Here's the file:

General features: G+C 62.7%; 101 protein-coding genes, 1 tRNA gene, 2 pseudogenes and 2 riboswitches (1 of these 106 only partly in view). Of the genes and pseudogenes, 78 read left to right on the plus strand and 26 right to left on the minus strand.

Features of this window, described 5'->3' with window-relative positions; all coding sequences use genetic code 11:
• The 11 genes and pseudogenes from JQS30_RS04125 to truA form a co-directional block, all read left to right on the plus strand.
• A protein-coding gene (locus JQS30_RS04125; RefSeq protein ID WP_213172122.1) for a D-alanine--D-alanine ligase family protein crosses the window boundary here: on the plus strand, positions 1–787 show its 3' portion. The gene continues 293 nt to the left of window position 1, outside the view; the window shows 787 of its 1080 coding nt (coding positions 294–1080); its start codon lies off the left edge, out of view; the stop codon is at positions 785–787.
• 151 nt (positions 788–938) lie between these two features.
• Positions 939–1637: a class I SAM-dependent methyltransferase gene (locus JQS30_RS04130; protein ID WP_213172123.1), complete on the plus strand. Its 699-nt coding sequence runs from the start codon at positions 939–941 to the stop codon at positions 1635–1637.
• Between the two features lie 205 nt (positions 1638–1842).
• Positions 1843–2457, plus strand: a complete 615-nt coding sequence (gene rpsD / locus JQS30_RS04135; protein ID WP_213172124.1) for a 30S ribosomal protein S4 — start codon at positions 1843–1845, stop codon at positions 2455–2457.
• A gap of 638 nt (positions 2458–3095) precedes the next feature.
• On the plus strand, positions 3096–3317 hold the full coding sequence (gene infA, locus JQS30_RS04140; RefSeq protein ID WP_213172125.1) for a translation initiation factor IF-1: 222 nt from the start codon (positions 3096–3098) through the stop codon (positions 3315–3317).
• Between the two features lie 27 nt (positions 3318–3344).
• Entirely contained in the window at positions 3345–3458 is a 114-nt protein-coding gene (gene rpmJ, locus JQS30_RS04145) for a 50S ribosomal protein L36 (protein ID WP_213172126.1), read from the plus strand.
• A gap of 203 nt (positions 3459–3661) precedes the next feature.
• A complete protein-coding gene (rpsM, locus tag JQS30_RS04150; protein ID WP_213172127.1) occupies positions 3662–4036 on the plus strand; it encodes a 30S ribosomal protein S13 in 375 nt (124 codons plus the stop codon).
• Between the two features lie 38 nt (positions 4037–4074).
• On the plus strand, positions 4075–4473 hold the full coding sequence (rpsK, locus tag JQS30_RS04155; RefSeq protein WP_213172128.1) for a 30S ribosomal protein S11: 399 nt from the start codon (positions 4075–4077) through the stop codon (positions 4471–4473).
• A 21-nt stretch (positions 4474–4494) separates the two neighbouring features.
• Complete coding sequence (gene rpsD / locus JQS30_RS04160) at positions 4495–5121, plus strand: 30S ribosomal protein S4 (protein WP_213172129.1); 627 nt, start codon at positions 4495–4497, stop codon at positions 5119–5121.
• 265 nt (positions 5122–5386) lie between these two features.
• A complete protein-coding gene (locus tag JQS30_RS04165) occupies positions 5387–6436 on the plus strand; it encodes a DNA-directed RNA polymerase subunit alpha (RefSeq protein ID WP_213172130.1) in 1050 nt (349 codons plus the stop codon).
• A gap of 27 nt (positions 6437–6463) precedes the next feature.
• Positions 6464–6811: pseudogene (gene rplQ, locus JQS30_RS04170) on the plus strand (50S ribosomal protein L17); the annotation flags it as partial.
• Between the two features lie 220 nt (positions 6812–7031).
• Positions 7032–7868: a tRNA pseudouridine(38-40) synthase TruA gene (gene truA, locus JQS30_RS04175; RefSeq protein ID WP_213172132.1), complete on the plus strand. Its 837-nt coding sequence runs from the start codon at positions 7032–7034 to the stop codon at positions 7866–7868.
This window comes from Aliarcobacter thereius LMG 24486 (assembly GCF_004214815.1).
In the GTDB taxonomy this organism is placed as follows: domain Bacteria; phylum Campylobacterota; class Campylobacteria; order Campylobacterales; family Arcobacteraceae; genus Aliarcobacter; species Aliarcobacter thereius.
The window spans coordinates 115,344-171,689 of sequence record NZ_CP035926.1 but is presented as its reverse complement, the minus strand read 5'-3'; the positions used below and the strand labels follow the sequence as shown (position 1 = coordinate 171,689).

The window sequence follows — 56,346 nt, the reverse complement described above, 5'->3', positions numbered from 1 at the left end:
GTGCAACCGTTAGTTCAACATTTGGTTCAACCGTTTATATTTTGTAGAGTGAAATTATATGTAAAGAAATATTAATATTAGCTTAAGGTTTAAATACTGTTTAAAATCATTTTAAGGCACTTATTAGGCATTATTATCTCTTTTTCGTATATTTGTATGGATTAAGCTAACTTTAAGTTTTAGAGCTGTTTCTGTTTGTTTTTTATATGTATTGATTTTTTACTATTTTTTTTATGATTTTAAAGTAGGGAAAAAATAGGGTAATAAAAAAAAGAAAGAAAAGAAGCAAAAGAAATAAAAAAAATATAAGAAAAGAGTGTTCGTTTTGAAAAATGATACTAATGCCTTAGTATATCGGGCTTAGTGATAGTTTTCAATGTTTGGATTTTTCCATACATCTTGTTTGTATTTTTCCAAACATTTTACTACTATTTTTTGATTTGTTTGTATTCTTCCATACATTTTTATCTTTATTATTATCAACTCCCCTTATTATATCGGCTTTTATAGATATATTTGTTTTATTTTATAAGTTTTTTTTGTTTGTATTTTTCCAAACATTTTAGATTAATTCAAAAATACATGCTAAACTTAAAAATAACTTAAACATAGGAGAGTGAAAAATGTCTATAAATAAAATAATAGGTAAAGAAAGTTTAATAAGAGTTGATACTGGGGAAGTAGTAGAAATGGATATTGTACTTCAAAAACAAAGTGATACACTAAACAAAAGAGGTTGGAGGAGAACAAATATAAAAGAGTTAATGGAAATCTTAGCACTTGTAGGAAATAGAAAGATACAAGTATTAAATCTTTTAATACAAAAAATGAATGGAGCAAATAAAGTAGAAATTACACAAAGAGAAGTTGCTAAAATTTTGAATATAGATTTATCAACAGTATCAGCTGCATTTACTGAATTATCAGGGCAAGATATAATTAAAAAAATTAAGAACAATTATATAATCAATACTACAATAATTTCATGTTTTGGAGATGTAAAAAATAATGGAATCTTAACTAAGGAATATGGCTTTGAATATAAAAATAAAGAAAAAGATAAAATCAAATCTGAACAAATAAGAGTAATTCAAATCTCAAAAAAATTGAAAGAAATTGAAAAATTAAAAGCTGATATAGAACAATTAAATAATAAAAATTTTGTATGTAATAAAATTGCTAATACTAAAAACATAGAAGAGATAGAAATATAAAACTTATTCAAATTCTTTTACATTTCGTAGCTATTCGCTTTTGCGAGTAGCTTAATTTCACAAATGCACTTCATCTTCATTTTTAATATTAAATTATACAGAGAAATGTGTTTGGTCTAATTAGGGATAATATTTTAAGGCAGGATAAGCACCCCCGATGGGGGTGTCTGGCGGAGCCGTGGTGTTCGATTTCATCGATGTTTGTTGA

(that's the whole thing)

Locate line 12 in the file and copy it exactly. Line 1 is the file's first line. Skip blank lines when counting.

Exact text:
• Entirely contained in the window at positions 3345–3458 is a 114-nt protein-coding gene (gene rpmJ, locus JQS30_RS04145) for a 50S ribosomal protein L36 (protein ID WP_213172126.1), read from the plus strand.